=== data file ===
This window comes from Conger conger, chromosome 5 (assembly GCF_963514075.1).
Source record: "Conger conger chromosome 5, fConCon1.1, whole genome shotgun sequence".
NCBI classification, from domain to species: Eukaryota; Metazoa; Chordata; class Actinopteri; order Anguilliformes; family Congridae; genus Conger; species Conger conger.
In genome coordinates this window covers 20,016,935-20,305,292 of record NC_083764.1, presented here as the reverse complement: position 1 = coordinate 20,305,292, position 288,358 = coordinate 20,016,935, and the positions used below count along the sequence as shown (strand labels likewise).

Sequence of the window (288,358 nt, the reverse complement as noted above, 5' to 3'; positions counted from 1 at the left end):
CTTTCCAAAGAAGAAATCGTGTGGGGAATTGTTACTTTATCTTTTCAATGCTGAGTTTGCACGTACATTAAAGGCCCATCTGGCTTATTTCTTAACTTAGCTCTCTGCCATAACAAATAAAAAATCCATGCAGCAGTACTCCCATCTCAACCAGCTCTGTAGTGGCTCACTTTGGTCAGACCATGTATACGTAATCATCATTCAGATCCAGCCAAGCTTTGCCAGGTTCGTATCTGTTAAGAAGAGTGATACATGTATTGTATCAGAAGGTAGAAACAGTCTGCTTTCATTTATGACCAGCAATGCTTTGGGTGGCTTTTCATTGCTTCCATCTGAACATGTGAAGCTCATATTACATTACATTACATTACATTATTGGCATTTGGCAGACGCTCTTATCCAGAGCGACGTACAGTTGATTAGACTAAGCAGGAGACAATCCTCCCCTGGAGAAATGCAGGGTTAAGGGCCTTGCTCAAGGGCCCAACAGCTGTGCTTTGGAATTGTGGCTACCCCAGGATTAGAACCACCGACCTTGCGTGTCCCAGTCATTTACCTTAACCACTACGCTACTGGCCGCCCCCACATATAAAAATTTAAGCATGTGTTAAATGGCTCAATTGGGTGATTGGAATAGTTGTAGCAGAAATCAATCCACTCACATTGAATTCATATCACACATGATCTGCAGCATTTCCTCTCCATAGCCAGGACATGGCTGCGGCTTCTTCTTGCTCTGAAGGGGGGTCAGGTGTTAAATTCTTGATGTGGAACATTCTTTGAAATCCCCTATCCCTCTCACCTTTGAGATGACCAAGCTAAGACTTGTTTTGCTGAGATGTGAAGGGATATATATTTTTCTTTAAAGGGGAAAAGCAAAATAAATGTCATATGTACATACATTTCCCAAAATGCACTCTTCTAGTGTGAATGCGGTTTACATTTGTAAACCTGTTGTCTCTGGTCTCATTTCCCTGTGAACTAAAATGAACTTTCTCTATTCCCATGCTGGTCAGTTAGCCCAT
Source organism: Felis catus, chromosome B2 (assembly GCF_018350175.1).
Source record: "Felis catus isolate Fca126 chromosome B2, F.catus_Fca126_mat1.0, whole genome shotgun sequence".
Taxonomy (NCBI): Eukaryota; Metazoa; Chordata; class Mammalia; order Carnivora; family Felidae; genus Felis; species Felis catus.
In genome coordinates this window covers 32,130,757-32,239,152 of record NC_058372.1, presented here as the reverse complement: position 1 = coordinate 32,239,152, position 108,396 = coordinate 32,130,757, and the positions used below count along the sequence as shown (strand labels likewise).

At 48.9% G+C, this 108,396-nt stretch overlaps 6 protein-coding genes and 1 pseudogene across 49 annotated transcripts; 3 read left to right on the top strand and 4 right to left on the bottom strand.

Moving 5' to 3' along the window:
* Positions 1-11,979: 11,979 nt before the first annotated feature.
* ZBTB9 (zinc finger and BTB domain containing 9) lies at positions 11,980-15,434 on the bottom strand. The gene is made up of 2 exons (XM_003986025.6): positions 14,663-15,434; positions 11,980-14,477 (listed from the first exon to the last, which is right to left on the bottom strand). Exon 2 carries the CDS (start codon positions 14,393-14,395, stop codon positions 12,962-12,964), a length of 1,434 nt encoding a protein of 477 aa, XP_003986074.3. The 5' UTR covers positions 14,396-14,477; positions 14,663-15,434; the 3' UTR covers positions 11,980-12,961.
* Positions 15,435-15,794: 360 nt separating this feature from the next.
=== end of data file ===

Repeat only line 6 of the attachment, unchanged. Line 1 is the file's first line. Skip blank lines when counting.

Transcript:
CTTTCCAAAGAAGAAATCGTGTGGGGAATTGTTACTTTATCTTTTCAATGCTGAGTTTGCACGTACATTAAAGGCCCATCTGGCTTATTTCTTAACTTAGCTCTCTGCCATAACAAATAAAAAATCCATGCAGCAGTACTCCCATCTCAACCAGCTCTGTAGTGGCTCACTTTGGTCAGACCATGTATACGTAATCATCATTCAGATCCAGCCAAGCTTTGCCAGGTTCGTATCTGTTAAGAAGAGTGATACATGTATTGTATCAGAAGGTAGAAACAGTCTGCTTTCATTTATGACCAGCAATGCTTTGGGTGGCTTTTCATTGCTTCCATCTGAACATGTGAAGCTCATATTACATTACATTACATTACATTATTGGCATTTGGCAGACGCTCTTATCCAGAGCGACGTACAGTTGATTAGACTAAGCAGGAGACAATCCTCCCCTGGAGAAATGCAGGGTTAAGGGCCTTGCTCAAGGGCCCAACAGCTGTGCTTTGGAATTGTGGCTACCCCAGGATTAGAACCACCGACCTTGCGTGTCCCAGTCATTTACCTTAACCACTACGCTACTGGCCGCCCCCACATATAAAAATTTAAGCATGTGTTAAATGGCTCAATTGGGTGATTGGAATAGTTGTAGCAGAAATCAATCCACTCACATTGAATTCATATCACACATGATCTGCAGCATTTCCTCTCCATAGCCAGGACATGGCTGCGGCTTCTTCTTGCTCTGAAGGGGGGTCAGGTGTTAAATTCTTGATGTGGAACATTCTTTGAAATCCCCTATCCCTCTCACCTTTGAGATGACCAAGCTAAGACTTGTTTTGCTGAGATGTGAAGGGATATATATTTTTCTTTAAAGGGGAAAAGCAAAATAAATGTCATATGTACATACATTTCCCAAAATGCACTCTTCTAGTGTGAATGCGGTTTACATTTGTAAACCTGTTGTCTCTGGTCTCATTTCCCTGTGAACTAAAATGAACTTTCTCTATTCCCATGCTGGTCAGTTAGCCCAT